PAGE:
John Alvarez pointed to a partially submerged patch of grass just past a wire fence on his property.
"We had a garden back in there," he said. "It's gone."
Alvarez, a Vietnam veteran, and his wife, Mary, have watched the Clarks Fork of the Yellowstone River chew dozens of feet away from the shoreline. They fear their house, which sits on a picturesque lot south of Laurel, might be in peril sooner than expected.
The retired couple have shelled out big bucks over the years to reinforce the riverbank, refinancing their mortgage to pay for it. They thought preemptive actions might save their house.
But it wasn't enough. This spring's rainfall and runoff brought the river to near-record levels. The Clarks Fork wasn't just running over the riverbank; it was carrying it downstream.
The erosion was so rapid that two weeks ago the Alvarezes hired a contractor to come and lay down more rock and soil. Like others along the water's edge, their property is shrinking.
“If you go up and down the river, everybody, whether it's their fields or whether it goes into their barnyards or house," said Darlene Schwend, Carbon Conservation District administrator. "Wherever the river comes up and down, it’s washing away.”
John and Mary Alvarez moved onto the 90-acre plot in 1995. Just off the highway, it includes their large, yellow house and a shop that's been renovated into a rec room. John Alvarez said he put in the deck himself.
Mary Alvarez said that they used to have picnic tables in the yard down at the river's edge for cookouts. The current was typically calm where they are, at a bend in the river.
This year, the water was high enough that it overtook the corner of land that formed the river's bend across from the Alvarez property. At that point, the current came right at them.
"In a matter of 24 hours, it all exploded out here," Mary Alvarez said.
A local contractor trucked in 60 or so loads of earth to try and stop the erosion. Now their grassy shore is a rocky, muddy landscape, and it could cost them as much as $70,000.
That's on top of the cost of laying down riprap over the years. Schwend knows this. The conservation district she oversees has gone out to inspect the materials and construction of the riverbank each time the Alvarezes reinforce it.
Schwend said when they shore up one stretch, the river changes and attacks another area.
The thing of it is, Schwend said, the Alvarezes might have had easier access to direct aid if they took no action and their house was hit with river water.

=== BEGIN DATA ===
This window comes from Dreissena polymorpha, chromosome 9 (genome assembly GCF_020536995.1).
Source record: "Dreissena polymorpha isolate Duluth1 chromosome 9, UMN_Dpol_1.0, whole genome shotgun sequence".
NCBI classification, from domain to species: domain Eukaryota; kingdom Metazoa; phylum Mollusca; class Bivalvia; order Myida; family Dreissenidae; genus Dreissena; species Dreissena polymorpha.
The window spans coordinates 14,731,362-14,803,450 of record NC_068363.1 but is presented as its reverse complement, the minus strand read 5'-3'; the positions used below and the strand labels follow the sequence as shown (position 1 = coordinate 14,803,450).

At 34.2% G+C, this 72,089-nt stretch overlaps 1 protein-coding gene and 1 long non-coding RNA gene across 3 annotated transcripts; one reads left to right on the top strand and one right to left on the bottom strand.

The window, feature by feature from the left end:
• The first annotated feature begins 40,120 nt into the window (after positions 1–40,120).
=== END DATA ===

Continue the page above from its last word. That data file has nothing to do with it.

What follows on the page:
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"Then the NRCS (Natural Resources Conservation Service) could have stepped in and helped them," she said. "But because they've been proactive, at this point there's nothing they can do."
It's unclear if the Alvarezes are eligible for any pre-hazard aid.
Typical NRCS flood prevention projects are larger in scale. Recent projects in Montana involve building dams and spillways. The agency does have an emergency aid program, which requires local governments to sponsor the project and pay some of the costs.
It's possible for a local government to request emergency aid to address soil erosion work if it's the result of a single, widespread natural disaster, said Sarah Haymaker, an NRCS spokeswoman. A multitude of criteria determine eligibility.
The U.S. Army Corps of Engineers doesn't have a program to assist individuals, according to the agency.
The Federal Emergency Management Agency has a flood mitigation assistance program. Eligible projects are managed through state agencies, such as Montana Disaster and Emergency Services.
Those grants are competitive. Just three requests since 2016 made it to the review stage in Montana. And the projects don't generally deal with riverbank erosion.
“That would potentially look at relocating the home outside the floodplain,” said Tom Kohley, Carbon County Disaster and Emergency Services director.
Mary Alvarez said that's an option. She said they're exploring the costs of moving the whole house while looking into grant programs.
It's a lot of work for an unclear outcome, and the Alvarezes are unsure what else they can do. What is clear is that they don't plan to wait for the Clarks Fork to reach their back door.
"Why wait until it's all over with?" John Alvarez said. "This is our livelihood."